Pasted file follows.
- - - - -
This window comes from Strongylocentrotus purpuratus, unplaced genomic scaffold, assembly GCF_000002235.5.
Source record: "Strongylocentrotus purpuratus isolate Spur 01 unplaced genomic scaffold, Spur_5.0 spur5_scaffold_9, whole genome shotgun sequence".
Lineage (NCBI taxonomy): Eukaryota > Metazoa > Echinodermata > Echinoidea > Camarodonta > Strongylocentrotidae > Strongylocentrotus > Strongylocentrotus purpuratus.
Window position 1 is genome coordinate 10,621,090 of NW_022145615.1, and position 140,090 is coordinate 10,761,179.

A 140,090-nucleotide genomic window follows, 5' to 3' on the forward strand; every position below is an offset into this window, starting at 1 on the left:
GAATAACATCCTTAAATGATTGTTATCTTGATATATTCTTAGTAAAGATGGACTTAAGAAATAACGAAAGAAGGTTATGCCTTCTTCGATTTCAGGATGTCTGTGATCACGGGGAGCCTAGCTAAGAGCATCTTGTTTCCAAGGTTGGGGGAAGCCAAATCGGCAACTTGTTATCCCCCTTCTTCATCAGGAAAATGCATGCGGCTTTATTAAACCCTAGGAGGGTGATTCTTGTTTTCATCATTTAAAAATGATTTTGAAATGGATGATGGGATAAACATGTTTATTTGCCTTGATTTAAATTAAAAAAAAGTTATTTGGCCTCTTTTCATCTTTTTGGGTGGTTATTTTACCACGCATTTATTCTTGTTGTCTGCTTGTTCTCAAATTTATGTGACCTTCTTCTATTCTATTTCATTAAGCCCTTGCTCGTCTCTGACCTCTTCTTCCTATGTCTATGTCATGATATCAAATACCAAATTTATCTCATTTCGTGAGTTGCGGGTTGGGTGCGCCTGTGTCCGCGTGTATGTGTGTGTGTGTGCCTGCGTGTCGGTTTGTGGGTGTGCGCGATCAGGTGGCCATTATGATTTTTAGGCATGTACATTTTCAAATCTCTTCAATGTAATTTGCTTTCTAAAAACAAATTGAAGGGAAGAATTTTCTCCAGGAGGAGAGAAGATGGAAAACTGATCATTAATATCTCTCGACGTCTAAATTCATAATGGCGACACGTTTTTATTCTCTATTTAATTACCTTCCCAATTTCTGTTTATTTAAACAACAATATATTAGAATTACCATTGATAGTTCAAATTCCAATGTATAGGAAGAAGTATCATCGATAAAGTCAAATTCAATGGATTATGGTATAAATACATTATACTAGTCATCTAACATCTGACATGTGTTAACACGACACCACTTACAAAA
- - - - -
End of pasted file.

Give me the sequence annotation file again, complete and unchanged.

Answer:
This window comes from Strongylocentrotus purpuratus, unplaced genomic scaffold, assembly GCF_000002235.5.
Source record: "Strongylocentrotus purpuratus isolate Spur 01 unplaced genomic scaffold, Spur_5.0 spur5_scaffold_9, whole genome shotgun sequence".
Lineage (NCBI taxonomy): Eukaryota > Metazoa > Echinodermata > Echinoidea > Camarodonta > Strongylocentrotidae > Strongylocentrotus > Strongylocentrotus purpuratus.
Window position 1 is genome coordinate 10,621,090 of NW_022145615.1, and position 140,090 is coordinate 10,761,179.

A 140,090-nucleotide genomic window follows, 5' to 3' on the forward strand; every position below is an offset into this window, starting at 1 on the left:
GAATAACATCCTTAAATGATTGTTATCTTGATATATTCTTAGTAAAGATGGACTTAAGAAATAACGAAAGAAGGTTATGCCTTCTTCGATTTCAGGATGTCTGTGATCACGGGGAGCCTAGCTAAGAGCATCTTGTTTCCAAGGTTGGGGGAAGCCAAATCGGCAACTTGTTATCCCCCTTCTTCATCAGGAAAATGCATGCGGCTTTATTAAACCCTAGGAGGGTGATTCTTGTTTTCATCATTTAAAAATGATTTTGAAATGGATGATGGGATAAACATGTTTATTTGCCTTGATTTAAATTAAAAAAAAGTTATTTGGCCTCTTTTCATCTTTTTGGGTGGTTATTTTACCACGCATTTATTCTTGTTGTCTGCTTGTTCTCAAATTTATGTGACCTTCTTCTATTCTATTTCATTAAGCCCTTGCTCGTCTCTGACCTCTTCTTCCTATGTCTATGTCATGATATCAAATACCAAATTTATCTCATTTCGTGAGTTGCGGGTTGGGTGCGCCTGTGTCCGCGTGTATGTGTGTGTGTGTGCCTGCGTGTCGGTTTGTGGGTGTGCGCGATCAGGTGGCCATTATGATTTTTAGGCATGTACATTTTCAAATCTCTTCAATGTAATTTGCTTTCTAAAAACAAATTGAAGGGAAGAATTTTCTCCAGGAGGAGAGAAGATGGAAAACTGATCATTAATATCTCTCGACGTCTAAATTCATAATGGCGACACGTTTTTATTCTCTATTTAATTACCTTCCCAATTTCTGTTTATTTAAACAACAATATATTAGAATTACCATTGATAGTTCAAATTCCAATGTATAGGAAGAAGTATCATCGATAAAGTCAAATTCAATGGATTATGGTATAAATACATTATACTAGTCATCTAACATCTGACATGTGTTAACACGACACCACTTACAAAA